- Moderate and high cardiorespiratory fitness is associated with a lower incidence of certain cancers in men, according to a new Swedish study.
- The study’s authors found a solid association between this type of fitness and a reduction in mortality for colon and prostate cancer, as well as for lung cancer for people over 60.
- The positive link between cardiorespiratory fitness and young non-smokers was especially significant.
A large new study from Sweden finds that cardiorespiratory fitness is associated with a lower risk of dying from colon, lung, and prostate cancer.
Cardiorespiratory fitness, or CRF, refers to the ability to perform whole-body, large muscle exercise of moderate- to high-intensity for extended periods of time. Such activities involve one’s cardiovascular and respiratory systems.
The study’s findings are a bit complicated in that cardiorespiratory fitness was linked to a decrease in the risk of developing colon and lung cancer but an increase in the risk of developing prostate cancer. Even so, it was associated with a lower risk of mortality from all three cancers.
The team, led by researchers from the Swedish School of Sport and Health Sciences, analyzed Swedish health service data from 1982 to 2019 for 177, 709 men who were followed for an average of 9.6 years. Their mean age was 42, and they had an average body mass index (BMI) of 26.
The researchers assessed the individuals’ health according to a range of factors, including body mass and height, their habits, lifestyle, and self-reported health, with each participant partaking in an in-depth interview with a health service coach.
In addition, each individual had taken a submaximal cycle ergometer test to assess and rate their degree of cardiorespiratory fitness.
The study is published in JAMA Network.
Higher fitness, lower mortality risk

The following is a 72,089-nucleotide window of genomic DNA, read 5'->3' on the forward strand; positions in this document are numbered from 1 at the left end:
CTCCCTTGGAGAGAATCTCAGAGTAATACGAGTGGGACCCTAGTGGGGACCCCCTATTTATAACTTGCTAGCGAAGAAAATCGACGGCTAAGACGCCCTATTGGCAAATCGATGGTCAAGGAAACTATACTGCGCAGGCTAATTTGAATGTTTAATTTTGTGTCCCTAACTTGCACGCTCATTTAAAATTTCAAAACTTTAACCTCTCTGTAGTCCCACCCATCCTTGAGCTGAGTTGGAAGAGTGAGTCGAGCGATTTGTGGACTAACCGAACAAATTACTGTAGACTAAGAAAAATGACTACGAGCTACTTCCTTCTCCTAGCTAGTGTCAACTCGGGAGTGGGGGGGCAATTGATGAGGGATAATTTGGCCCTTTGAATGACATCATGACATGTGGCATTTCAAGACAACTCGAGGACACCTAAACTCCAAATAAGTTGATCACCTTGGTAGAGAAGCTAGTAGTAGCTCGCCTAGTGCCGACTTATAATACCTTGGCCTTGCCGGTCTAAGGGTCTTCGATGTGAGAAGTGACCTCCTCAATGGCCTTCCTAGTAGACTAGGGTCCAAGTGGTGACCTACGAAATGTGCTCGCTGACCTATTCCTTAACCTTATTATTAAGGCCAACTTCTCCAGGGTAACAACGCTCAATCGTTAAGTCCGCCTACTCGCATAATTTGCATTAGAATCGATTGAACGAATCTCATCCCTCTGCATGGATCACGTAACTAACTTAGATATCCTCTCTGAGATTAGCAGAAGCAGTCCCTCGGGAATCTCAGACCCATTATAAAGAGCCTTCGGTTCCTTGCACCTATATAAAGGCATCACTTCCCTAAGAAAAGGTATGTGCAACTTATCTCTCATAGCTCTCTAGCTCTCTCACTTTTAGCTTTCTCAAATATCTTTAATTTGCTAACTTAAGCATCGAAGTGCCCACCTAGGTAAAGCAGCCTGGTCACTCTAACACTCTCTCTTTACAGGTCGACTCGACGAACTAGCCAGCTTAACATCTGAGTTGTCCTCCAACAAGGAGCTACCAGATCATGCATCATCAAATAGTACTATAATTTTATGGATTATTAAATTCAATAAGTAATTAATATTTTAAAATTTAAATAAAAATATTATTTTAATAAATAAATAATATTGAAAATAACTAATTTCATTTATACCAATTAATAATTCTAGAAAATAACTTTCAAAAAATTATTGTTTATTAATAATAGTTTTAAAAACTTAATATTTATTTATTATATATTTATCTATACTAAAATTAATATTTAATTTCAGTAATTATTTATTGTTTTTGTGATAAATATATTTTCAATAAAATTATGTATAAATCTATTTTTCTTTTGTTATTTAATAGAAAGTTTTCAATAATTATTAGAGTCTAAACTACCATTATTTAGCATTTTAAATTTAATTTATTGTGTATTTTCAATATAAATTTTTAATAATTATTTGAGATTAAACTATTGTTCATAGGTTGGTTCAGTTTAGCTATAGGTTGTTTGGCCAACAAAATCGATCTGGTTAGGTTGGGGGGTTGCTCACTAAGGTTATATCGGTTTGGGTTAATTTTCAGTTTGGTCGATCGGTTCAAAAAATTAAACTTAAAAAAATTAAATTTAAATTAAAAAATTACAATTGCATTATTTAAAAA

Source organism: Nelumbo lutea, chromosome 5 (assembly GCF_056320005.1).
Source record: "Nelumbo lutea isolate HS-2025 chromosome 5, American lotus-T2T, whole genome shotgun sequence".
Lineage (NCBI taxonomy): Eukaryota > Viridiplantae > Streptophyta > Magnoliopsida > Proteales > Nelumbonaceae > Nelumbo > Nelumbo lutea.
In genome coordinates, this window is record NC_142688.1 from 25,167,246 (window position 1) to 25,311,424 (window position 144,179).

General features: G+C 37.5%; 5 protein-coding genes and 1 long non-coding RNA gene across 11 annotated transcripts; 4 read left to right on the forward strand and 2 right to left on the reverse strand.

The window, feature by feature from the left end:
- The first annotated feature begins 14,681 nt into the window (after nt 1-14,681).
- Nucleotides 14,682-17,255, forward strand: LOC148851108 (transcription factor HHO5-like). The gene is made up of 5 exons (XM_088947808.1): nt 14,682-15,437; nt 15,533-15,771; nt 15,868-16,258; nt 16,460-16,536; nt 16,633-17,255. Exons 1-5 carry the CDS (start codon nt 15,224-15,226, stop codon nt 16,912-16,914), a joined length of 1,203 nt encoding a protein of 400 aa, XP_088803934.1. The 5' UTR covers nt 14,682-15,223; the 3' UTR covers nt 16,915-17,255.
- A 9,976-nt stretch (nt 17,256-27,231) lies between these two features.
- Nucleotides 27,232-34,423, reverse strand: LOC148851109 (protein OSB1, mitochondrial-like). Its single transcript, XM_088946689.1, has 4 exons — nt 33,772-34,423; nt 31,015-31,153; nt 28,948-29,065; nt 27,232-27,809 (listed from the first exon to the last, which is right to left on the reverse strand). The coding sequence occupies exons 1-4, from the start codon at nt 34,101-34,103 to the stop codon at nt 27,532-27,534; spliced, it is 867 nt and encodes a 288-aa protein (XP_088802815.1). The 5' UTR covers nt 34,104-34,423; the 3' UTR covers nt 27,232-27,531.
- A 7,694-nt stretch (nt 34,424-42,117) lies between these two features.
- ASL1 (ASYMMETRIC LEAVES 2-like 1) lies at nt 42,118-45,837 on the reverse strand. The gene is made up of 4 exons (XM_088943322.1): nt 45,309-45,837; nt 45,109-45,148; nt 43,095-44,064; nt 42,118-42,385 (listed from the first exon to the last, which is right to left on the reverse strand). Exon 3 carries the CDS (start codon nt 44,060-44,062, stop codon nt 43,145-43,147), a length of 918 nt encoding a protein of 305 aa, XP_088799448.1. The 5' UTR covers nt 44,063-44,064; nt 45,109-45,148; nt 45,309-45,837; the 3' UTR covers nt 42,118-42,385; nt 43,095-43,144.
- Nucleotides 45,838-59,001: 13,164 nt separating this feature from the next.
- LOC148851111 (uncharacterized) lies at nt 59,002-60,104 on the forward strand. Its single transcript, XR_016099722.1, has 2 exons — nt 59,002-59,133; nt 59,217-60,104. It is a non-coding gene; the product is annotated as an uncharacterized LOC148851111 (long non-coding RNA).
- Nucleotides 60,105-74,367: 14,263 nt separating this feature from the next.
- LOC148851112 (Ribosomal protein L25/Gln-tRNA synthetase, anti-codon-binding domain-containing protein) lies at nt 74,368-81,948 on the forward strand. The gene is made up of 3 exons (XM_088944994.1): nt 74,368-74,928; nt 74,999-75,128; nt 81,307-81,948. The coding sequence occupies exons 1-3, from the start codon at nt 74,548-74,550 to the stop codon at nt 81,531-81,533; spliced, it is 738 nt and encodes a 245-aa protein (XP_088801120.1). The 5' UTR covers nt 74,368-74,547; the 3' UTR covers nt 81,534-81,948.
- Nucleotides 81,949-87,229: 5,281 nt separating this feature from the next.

In the overall group, cardiorespiratory fitness was associated with a 2% lower risk of colon and lung cancer and a 1% increase in the incidence of prostate cancer. It was also linked to a 2% lower risk of dying from colon cancer, a 3% lower risk of lung cancer mortality, and a 5% reduction in the chances of dying from prostate cancer.
The researchers found that the reduction in cancer incidence and mortality was even greater when they focused on younger, non-smokers who had healthy BMIs and higher cardiorespiratory fitness.
Cardiorespiratory fitness was associated with a lower lung cancer risk; however, after adjusting the results to the age of the participants, cardiorespiratory fitness was associated with a lower lung cancer incidence and death only in people ages 60 years or older.
“The general implication is that cardiorespiratory fitness is a strong and independent risk factor for cancer mortality. Promoting a higher level of fitness can prevent dying from these cancers,” said Dr. Xuemei Sui, associate professor in exercise science at the Arnold School of Public Health of the University of South Carolina, who was not involved in the study.
The association remained strong even when the researchers adjusted for a range of factors known to affect cancer risk.